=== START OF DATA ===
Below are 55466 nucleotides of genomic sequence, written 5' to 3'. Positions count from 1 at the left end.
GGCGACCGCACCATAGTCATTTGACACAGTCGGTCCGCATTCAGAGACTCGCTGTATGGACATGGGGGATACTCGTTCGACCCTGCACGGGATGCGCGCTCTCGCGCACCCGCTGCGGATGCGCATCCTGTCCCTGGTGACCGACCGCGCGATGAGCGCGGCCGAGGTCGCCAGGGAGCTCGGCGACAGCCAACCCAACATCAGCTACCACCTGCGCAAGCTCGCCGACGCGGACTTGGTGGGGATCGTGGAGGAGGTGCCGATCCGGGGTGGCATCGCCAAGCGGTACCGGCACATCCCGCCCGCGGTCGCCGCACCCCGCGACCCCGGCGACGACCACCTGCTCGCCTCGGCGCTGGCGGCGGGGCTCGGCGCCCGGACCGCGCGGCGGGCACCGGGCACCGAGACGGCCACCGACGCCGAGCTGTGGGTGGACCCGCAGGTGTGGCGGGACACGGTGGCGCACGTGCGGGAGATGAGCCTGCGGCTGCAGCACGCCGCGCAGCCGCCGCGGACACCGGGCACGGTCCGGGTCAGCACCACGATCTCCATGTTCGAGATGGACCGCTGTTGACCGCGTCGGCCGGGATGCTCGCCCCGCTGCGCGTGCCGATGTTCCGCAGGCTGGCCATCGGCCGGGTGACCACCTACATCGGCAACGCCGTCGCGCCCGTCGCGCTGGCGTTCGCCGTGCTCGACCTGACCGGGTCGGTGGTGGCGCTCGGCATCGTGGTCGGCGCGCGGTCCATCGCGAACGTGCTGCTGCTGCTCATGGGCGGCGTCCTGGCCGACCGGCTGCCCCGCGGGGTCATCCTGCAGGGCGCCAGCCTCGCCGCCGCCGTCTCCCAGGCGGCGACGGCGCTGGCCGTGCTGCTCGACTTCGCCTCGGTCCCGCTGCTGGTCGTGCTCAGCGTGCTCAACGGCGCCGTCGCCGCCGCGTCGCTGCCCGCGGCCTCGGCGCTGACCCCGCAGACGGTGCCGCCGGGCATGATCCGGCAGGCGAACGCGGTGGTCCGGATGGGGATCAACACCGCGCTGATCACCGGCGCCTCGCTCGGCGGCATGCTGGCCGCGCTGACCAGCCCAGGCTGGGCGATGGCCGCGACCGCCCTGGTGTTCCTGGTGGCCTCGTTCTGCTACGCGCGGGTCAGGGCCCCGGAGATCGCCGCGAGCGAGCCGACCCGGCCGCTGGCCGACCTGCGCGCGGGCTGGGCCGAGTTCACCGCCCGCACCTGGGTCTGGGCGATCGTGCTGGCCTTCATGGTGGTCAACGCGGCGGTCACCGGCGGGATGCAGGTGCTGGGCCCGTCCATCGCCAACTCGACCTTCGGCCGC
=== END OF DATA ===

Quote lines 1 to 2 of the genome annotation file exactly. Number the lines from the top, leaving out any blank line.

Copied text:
Below are 55466 nucleotides of genomic sequence, written 5' to 3'. Positions count from 1 at the left end.
GGCGACCGCACCATAGTCATTTGACACAGTCGGTCCGCATTCAGAGACTCGCTGTATGGACATGGGGGATACTCGTTCGACCCTGCACGGGATGCGCGCTCTCGCGCACCCGCTGCGGATGCGCATCCTGTCCCTGGTGACCGACCGCGCGATGAGCGCGGCCGAGGTCGCCAGGGAGCTCGGCGACAGCCAACCCAACATCAGCTACCACCTGCGCAAGCTCGCCGACGCGGACTTGGTGGGGATCGTGGAGGAGGTGCCGATCCGGGGTGGCATCGCCAAGCGGTACCGGCACATCCCGCCCGCGGTCGCCGCACCCCGCGACCCCGGCGACGACCACCTGCTCGCCTCGGCGCTGGCGGCGGGGCTCGGCGCCCGGACCGCGCGGCGGGCACCGGGCACCGAGACGGCCACCGACGCCGAGCTGTGGGTGGACCCGCAGGTGTGGCGGGACACGGTGGCGCACGTGCGGGAGATGAGCCTGCGGCTGCAGCACGCCGCGCAGCCGCCGCGGACACCGGGCACGGTCCGGGTCAGCACCACGATCTCCATGTTCGAGATGGACCGCTGTTGACCGCGTCGGCCGGGATGCTCGCCCCGCTGCGCGTGCCGATGTTCCGCAGGCTGGCCATCGGCCGGGTGACCACCTACATCGGCAACGCCGTCGCGCCCGTCGCGCTGGCGTTCGCCGTGCTCGACCTGACCGGGTCGGTGGTGGCGCTCGGCATCGTGGTCGGCGCGCGGTCCATCGCGAACGTGCTGCTGCTGCTCATGGGCGGCGTCCTGGCCGACCGGCTGCCCCGCGGGGTCATCCTGCAGGGCGCCAGCCTCGCCGCCGCCGTCTCCCAGGCGGCGACGGCGCTGGCCGTGCTGCTCGACTTCGCCTCGGTCCCGCTGCTGGTCGTGCTCAGCGTGCTCAACGGCGCCGTCGCCGCCGCGTCGCTGCCCGCGGCCTCGGCGCTGACCCCGCAGACGGTGCCGCCGGGCATGATCCGGCAGGCGAACGCGGTGGTCCGGATGGGGATCAACACCGCGCTGATCACCGGCGCCTCGCTCGGCGGCATGCTGGCCGCGCTGACCAGCCCAGGCTGGGCGATGGCCGCGACCGCCCTGGTGTTCCTGGTGGCCTCGTTCTGCTACGCGCGGGTCAGGGCCCCGGAGATCGCCGCGAGCGAGCCGACCCGGCCGCTGGCCGACCTGCGCGCGGGCTGGGCCGAGTTCACCGCCCGCACCTGGGTCTGGGCGATCGTGCTGGCCTTCATGGTGGTCAACGCGGCGGTCACCGGCGGGATGCAGGTGCTGGGCCCGTCCATCGCCAACTCGACCTTCGGCCGC